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Roberts v. Industrial Com.





Appeal from the Circuit Court of Macon County, the Hon. Donald W. Morthland, Judge, presiding.


Claimant, Timothy Roberts, sought workmen's compensation as the result of an alleged injury he sustained while in the employ of the respondent, Shappert Engineering Company. An arbitrator found that claimant "failed to prove that he sustained accidental injuries arising out of and in the course of his employment" and therefore denied compensation. On review, the Industrial Commission, although it "reversed" the decision of the arbitrator, nevertheless denied the claimant compensation because he "failed to prove any causal connection between his present complaints of ill-being and the * * * accident." The circuit court of Macon County confirmed the decision of the Commission, and claimant brought a direct appeal to this court. 73 Ill.2d R. 302(a).

The sole issue presented is whether the Commission's finding that claimant's condition is not causally related to the alleged accident is against the manifest weight of the evidence.

The claimant was the only witness to testify at the hearing before the arbitrator. He stated that, on June 21, 1978, he was employed by respondent as a laborer. On that date, while working underneath a bridge, the ladder upon which claimant was standing slipped, and he fell. He stated that he experienced a sharp pain in his lower back, although he continued to work the rest of the day.

The following day, claimant went to St. Mary's Hospital, where his back was X-rayed. He was informed that he had a pulled muscle, and pain medication was prescribed for him. Claimant continued to work through August, at which point his job was completed. He testified that the pain in his back increased during this time, but he did not see a doctor. In November, he obtained another job as a laborer, for two weeks, with a construction company. He was then laid off throughout the winter.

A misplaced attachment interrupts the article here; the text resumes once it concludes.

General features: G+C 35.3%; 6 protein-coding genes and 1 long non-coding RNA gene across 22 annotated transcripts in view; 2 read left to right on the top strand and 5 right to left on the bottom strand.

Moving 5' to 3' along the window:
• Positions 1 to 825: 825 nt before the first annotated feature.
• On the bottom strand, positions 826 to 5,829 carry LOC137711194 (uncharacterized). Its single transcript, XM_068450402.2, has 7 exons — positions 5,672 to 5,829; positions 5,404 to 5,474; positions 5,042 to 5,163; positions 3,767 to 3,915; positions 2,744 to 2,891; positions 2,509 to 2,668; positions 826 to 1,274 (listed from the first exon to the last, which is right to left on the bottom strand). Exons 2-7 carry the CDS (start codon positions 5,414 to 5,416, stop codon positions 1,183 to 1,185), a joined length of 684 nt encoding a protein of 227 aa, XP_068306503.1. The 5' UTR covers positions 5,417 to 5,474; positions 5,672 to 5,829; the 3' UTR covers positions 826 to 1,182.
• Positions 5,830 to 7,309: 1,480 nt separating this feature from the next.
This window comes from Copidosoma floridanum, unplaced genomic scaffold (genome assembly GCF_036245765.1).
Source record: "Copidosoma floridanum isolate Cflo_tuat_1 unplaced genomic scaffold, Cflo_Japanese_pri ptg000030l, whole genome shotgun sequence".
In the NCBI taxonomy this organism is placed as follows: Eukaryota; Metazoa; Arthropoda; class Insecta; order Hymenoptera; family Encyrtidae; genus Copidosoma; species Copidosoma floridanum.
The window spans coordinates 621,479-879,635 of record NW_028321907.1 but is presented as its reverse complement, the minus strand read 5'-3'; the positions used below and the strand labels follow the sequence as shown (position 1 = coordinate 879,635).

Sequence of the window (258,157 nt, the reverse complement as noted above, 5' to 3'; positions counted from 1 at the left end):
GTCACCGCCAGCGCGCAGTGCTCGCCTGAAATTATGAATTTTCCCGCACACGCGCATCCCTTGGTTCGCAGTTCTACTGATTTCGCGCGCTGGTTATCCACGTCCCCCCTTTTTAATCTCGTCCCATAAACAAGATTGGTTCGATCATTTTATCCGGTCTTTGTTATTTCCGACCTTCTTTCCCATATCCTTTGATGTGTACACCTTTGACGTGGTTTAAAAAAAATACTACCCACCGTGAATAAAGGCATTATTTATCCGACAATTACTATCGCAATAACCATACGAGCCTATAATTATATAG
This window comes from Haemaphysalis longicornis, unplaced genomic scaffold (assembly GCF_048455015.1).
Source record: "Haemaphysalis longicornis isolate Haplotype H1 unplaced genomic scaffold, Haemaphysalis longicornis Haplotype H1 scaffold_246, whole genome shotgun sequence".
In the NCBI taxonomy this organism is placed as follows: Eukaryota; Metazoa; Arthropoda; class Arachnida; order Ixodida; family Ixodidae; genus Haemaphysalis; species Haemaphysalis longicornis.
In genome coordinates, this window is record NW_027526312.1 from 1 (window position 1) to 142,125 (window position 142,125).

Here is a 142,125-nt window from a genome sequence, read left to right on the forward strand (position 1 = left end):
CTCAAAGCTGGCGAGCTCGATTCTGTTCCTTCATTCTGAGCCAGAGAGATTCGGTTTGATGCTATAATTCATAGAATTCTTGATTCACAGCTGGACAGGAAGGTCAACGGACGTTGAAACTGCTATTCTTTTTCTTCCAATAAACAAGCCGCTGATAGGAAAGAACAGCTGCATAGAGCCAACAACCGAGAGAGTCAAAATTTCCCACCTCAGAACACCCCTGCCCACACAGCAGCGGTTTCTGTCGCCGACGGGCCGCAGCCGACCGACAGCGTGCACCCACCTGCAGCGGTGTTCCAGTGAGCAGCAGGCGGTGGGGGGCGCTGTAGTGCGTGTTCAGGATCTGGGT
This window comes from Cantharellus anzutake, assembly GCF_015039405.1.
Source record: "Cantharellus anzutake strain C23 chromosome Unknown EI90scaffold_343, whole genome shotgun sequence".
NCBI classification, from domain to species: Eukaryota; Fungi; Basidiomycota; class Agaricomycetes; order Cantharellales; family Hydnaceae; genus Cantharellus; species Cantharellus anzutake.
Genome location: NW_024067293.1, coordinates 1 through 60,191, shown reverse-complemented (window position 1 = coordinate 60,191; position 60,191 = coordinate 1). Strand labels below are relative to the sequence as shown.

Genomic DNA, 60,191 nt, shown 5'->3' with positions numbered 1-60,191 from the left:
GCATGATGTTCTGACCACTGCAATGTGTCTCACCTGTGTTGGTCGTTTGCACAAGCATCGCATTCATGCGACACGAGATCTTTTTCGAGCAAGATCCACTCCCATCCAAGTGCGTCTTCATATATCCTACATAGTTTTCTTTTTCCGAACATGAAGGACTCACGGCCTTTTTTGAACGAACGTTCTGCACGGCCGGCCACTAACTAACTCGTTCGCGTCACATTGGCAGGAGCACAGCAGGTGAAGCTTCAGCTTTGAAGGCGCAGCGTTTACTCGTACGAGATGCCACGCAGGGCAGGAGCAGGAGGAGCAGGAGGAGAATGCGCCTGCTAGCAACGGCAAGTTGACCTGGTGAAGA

In January or February of 1979, claimant's back pain radiated into his left leg, and he could not walk. On March 2, 1979, he consulted Dr. Sterling Parker, an orthopedic surgeon. Dr. Parker admitted him to St. Mary's Hospital and administered a myelogram test (a radiograph of the spinal canal). Surgery was subsequently performed on claimant's lower back.

Dr. Parker allowed claimant to return to work on May 11, 1979. He obtained employment operating a jackhammer for approximately one week. He testified that he continued to experience pain but nevertheless worked until he was laid off. He is not presently receiving medical treatment.

Finally, claimant testified that, prior to June of 1978, he had not injured his back or lower legs "in any way that [he could] remember." He stated that he had experienced "a couple pains" in his back before that date, but nothing of a serious nature. He also indicated that he had not sustained any injuries to his back or legs subsequent to June 21, 1978.